Should Corporations Be Do-Gooders? Part 2


Adam Ozimek -- blogger at Modeled Behavior and associate at Econsult Corporation

Yesterday I discussed why corporate social responsibility can be efficient. Today I wanted to discuss some likely objections to this and some problems that are likely to arise. 

An important risk is when corporations pursue things which are seen as public goods or socially responsible but have serious tradeoffs that may result in negative welfare overall. For instance, many consumers seem to like knowing that their goods are made by workers with good jobs and decent pay. So firms may overpay workers or restrict working conditions relative to what negotiations between the firm and the workers would produce. When wages are raised without increases in productivity then the firm will generally end up employing fewer workers, and thus those workers who would otherwise have been hired end up worse off. Another problem is that firms may comply with consumer desires to not buy things made from low paid workers by simply using robots or by hiring workers with higher productivity and thus better job alternatives. 

You might think that consumers can counteract the disemployment effect by also demanding that firms don't employ less workers than they otherwise would, but this is almost impossible to monitor. Absent a way to credibly demonstrate this, firms pressured into raising wages are more likely to profit maximize and thus employ fewer workers. 

It is important to note that if higher wages are satisfying the desires of consumers, then this is efficient even if it causes disemployment of some workers. The problem is when consumers who want the higher wages are unaware of the tradeoffs faced and don't actually prefer raising wages for some and unemploying others. They instead imagine a free lunch, and that is what they believe they are paying for. If this informational problem exists, then it is not efficient. In fact, I don't believe consumers understand these tradeoffs very well, and I would cite the response to Apple and Foxconn as evidence this is the case.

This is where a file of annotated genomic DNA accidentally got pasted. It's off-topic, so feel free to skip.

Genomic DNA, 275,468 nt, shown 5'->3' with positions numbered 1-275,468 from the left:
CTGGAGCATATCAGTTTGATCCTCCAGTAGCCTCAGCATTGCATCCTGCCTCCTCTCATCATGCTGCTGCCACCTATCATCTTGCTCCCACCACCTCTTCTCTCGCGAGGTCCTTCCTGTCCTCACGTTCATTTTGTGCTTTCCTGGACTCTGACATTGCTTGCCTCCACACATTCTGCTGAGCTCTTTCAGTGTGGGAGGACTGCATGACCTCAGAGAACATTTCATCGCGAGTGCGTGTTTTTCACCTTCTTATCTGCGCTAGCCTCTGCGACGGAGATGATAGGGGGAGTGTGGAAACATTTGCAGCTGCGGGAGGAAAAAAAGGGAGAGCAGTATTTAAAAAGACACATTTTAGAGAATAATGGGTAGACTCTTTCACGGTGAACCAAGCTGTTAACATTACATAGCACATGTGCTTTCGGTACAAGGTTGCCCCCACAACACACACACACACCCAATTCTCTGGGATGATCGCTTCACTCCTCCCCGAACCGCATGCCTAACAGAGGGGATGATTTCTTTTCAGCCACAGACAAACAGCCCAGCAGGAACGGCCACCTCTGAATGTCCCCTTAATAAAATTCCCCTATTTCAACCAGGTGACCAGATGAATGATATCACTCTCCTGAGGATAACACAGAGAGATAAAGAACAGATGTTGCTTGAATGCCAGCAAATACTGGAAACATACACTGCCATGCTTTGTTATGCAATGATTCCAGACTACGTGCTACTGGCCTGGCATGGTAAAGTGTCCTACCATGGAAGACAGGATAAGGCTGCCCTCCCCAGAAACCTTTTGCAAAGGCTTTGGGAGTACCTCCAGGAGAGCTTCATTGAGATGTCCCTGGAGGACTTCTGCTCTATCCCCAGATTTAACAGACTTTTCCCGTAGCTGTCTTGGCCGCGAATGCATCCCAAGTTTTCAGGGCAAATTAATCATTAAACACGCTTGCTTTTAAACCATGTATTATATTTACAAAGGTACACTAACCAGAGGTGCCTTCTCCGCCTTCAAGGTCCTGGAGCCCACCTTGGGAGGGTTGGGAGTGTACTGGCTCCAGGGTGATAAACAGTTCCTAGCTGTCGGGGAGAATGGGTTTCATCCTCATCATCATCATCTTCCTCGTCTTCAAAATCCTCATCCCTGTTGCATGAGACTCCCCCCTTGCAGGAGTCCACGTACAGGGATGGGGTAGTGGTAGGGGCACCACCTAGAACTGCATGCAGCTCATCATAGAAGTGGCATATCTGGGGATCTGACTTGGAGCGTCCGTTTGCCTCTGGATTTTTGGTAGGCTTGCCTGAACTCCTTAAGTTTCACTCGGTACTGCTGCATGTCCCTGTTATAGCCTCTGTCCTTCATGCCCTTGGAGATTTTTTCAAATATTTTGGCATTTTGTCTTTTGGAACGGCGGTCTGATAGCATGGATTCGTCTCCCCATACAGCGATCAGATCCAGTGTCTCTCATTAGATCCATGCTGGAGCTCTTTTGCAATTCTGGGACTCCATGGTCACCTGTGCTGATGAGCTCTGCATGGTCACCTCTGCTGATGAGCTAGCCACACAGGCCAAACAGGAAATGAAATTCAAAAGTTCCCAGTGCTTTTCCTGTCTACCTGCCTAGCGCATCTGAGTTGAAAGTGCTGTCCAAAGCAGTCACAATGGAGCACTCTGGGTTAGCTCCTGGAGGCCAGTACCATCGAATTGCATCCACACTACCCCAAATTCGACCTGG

Yesterday I mentioned a similar problem discussed in Tyler Cowen's new book. Locavores see themselves as paying a premium and doing good, but are sometimes actually purchasing goods which are more harmful for the environment. This is why the price system is so valuable, because it can communicate clearly what the relative costs are, while consumers trying to guess at this can be extremely complicated and can easily lead to mistakes. 

The difficulty in figuring out which goods pollute the least is why it can be better for the government to incorporate some externalities into the price system by explicitly taxing them. When it is unclear how these externalities will ripple through markets the problem can be better solved through transparent taxes than to let consumers and corporate social responsibility do the work. 

So what should we as consumers, shareholders, and workers think about corporate social responsibility? Unfortunately, despite all the words I've spent on this I don't think I can do any better than a simple lesson: think hard about the tradeoffs.   

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Megan McArdle is a columnist at Bloomberg View and a former senior editor at The Atlantic. Her new book is The Up Side of Down.

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